Why Do We Care About Inflation?

The title question may seem obvious. “We” care about inflation because, ultimately, any dollars we have saved will purchase fewer real goods and services. Additionally, we might worry that our incomes are not keeping pace with the increase in the prices of good and services that we want to purchase.

But the answer to that question is a little more nuanced. “We” also care about why prices are increasing. I keep putting “we” in quotation marks because who the we is crucial for answering the question. For example, individuals and families primarily care about inflation for the reasons I stated in the first paragraph.

But central bankers care about inflation for different reasons. In broad terms, monetary policy is an attempt to smooth out the fluctuations in the economy, especially to make recessions shorter and less deep. But monetary officials want to know: is the policy they are putting in place leading to prices rising in general? If so, especially if inflation gets above certain target levels, it may mean that monetary has been “too loose.”

However, if particular prices are rising, say the price of cars (due to a lack of computer chips), central bankers don’t really care about this: it gives them no indication of whether they’ve done “too much” or “too little” with regards to stimulating the economy. Similarly, if gasoline prices rise, consumers really care about this. Central bankers, not so much: it doesn’t really tell them much about their goal (stimulating the economy with stimulating it too much).

And because some prices are so volatile, historical context is important for understanding what a recent increase or decrease means. For example, gasoline prices are up 45% in the past 12 months. That’s a lot! But it’s an increase from a very low base, and the historical reality is that gasoline prices today (around $3.00/gallon on average) are at similar levels to what they were way back in 2006, and are lower than they were for almost all of 2011-2014. And these are all in nominal terms, median household income has gone up a lot since 2006 (up 40% in nominal terms) and even since 2014 (up 25%).

All of this is important background for thinking about the latest release of the CPI-U data this week. The headline inflation number of 5.3% is indeed startling, similar to last month. We haven’t touched that level since mid-2008, and that was only for a few months. If consumer price inflation were to stay at around 5% for a sustained period of time, it would be a new, harsh reality for most consumers today: we haven’t had a year with 5% inflation since 1990, and for the past decade the average has hung around 2%.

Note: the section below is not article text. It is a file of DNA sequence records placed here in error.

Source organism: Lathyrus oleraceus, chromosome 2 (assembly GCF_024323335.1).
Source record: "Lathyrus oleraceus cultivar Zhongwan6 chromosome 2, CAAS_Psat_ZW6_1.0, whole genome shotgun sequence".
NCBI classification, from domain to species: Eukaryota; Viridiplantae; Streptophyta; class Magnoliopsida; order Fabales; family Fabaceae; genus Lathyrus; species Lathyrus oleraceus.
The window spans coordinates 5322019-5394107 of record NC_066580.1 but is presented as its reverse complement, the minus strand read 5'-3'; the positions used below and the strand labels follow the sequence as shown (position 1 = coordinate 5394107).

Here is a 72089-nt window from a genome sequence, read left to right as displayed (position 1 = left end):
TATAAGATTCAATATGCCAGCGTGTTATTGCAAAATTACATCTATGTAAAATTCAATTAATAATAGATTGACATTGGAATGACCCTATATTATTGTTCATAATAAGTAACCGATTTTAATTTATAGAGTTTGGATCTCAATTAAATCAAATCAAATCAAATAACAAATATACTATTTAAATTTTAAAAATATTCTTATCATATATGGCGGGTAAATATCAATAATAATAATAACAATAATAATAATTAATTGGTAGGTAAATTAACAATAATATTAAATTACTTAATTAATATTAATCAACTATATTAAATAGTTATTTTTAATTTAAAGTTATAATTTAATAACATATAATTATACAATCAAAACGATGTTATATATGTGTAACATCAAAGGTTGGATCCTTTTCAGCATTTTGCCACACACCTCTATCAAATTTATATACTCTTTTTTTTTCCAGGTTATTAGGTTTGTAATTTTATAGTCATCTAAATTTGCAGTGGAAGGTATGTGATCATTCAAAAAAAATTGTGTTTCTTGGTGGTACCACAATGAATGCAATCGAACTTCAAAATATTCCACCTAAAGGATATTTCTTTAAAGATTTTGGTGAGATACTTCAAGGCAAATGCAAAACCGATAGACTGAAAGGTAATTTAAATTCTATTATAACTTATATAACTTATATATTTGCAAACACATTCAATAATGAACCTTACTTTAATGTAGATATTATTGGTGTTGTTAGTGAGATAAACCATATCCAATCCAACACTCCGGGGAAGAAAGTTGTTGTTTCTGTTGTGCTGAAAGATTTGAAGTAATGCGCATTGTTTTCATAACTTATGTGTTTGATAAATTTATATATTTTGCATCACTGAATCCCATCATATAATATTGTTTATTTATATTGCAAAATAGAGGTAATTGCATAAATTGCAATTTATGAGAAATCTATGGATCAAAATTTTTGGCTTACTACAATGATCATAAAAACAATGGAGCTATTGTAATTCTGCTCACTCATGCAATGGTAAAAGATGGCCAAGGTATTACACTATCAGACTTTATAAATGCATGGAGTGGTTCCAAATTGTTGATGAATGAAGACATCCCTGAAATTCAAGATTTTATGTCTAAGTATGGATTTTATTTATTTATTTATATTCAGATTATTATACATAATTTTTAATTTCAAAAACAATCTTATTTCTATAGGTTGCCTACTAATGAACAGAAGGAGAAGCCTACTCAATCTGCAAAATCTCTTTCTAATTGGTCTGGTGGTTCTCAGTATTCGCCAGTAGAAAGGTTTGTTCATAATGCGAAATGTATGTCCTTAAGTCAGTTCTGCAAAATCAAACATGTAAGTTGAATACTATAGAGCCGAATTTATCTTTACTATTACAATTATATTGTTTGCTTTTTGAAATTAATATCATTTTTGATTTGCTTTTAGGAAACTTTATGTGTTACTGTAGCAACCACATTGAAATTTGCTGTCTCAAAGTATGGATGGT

So will it stay this high? Sadly, I have no crystal ball and I will just reiterate what I said last month: the picture is just too muddled right now to say anything concrete. Perhaps by the end of the year we will have a better picture. But is there anything we can say right now even with the muddled picture? I continue to like this chart from the Council of Economic Advisors:


Bottom line: if we strip out the unusual supply chain disruptions to automobiles as well as airline/hotel prices making up for lost ground during the pandemic, inflation is at completely normal levels. It’s almost exactly 2%

But is this cheating? Can we really strip out the things that are increasing at rapid rates?

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Cars, Inflation, and the Quantity Theory of Money

You have probably seen the latest inflation data. The headline number is 5.4% increase in prices in the past year as measured by the CPI-U. That’s a lot! Even the Core CPI (removing volatile food and energy) is up 4.5%.

If you follow the data closely, you may also have heard that a big chunk of that increase comes from prices related to automobiles: new cars, used cars, rental cars, car parts. All way up!

If you are in the market to buy a car, or if you really need a rental, it’s a bad time for prices. (Conversely, if you have an extra car sitting around, it’s a great time to sell!)

But what if you aren’t in the market for a car? What does the inflation data look like? The White House CEA tweeted out this chart to deconstruct the factors in the recent CPI release.

What does it all mean?

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Chip Shortages Shutting Down Auto Assembly Lines; Buy Your Car Now Or Else

Global supply chains and just in time inventory work great – – until they don’t. Every car these days is a rolling computer, with semiconductors in every vehicle. No chips, no cars. For various reasons, there is a big worldwide shortfall in the chips needed for cars and trucks, which is causing auto assembly lines to shut down for extended periods. Car prices are already rising in response.

Chip production as a whole was slowed down this past year because of Covid effects at the factories. More importantly, chip production was switched away from automobiles to lighter consumer products. Auto assembly lines were curtailed due to the virus, resulting in reduced demand for those specific chips in 2020. The thinking among chip makers was that in the midst of a deadly pandemic, consumers would be sitting home ordering goodies from Amazon or Alibaba, rather than cruising car dealers or spending on travel. Indeed, U. S. spending on durable goods exploded in 2020, fueled in part by generous unemployment and stimulus payments, and this has soaked up existing chip production.

However, car buying has come back earlier than expected. Chip manufacturing is a lengthy process, taking some 26 weeks from start to finish. Chip makers are scrambling to add new capacity and to reconfigure their manufacturing lines for autos, but this shortage will not resolve until later in the year.

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